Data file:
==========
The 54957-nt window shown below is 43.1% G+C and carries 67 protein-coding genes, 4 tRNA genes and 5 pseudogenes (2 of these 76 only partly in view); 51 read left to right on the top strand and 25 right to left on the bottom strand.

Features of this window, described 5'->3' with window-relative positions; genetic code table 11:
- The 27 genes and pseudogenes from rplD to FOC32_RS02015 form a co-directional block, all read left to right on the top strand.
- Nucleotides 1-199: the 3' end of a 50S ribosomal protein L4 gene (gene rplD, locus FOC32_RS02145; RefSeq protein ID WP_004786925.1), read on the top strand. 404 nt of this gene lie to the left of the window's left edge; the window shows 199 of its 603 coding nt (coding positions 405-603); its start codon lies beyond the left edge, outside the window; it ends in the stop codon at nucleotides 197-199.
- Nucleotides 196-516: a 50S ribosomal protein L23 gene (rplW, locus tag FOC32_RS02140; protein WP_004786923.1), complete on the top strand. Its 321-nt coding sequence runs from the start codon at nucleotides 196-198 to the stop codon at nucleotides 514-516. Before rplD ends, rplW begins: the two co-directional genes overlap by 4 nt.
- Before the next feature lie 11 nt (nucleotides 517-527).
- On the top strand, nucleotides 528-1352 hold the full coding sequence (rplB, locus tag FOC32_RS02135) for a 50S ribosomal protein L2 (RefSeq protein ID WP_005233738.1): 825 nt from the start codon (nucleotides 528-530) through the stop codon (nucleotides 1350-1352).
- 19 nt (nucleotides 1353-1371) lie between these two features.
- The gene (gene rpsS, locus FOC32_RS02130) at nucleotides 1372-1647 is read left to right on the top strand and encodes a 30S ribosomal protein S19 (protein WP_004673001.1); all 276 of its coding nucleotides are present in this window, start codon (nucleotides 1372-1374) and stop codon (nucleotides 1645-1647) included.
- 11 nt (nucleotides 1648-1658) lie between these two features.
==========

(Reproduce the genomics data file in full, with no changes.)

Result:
The 54957-nt window shown below is 43.1% G+C and carries 67 protein-coding genes, 4 tRNA genes and 5 pseudogenes (2 of these 76 only partly in view); 51 read left to right on the top strand and 25 right to left on the bottom strand.

Features of this window, described 5'->3' with window-relative positions; genetic code table 11:
- The 27 genes and pseudogenes from rplD to FOC32_RS02015 form a co-directional block, all read left to right on the top strand.
- Nucleotides 1-199: the 3' end of a 50S ribosomal protein L4 gene (gene rplD, locus FOC32_RS02145; RefSeq protein ID WP_004786925.1), read on the top strand. 404 nt of this gene lie to the left of the window's left edge; the window shows 199 of its 603 coding nt (coding positions 405-603); its start codon lies beyond the left edge, outside the window; it ends in the stop codon at nucleotides 197-199.
- Nucleotides 196-516: a 50S ribosomal protein L23 gene (rplW, locus tag FOC32_RS02140; protein WP_004786923.1), complete on the top strand. Its 321-nt coding sequence runs from the start codon at nucleotides 196-198 to the stop codon at nucleotides 514-516. Before rplD ends, rplW begins: the two co-directional genes overlap by 4 nt.
- Before the next feature lie 11 nt (nucleotides 517-527).
- On the top strand, nucleotides 528-1352 hold the full coding sequence (rplB, locus tag FOC32_RS02135) for a 50S ribosomal protein L2 (RefSeq protein ID WP_005233738.1): 825 nt from the start codon (nucleotides 528-530) through the stop codon (nucleotides 1350-1352).
- 19 nt (nucleotides 1353-1371) lie between these two features.
- The gene (gene rpsS, locus FOC32_RS02130) at nucleotides 1372-1647 is read left to right on the top strand and encodes a 30S ribosomal protein S19 (protein WP_004673001.1); all 276 of its coding nucleotides are present in this window, start codon (nucleotides 1372-1374) and stop codon (nucleotides 1645-1647) included.
- 11 nt (nucleotides 1648-1658) lie between these two features.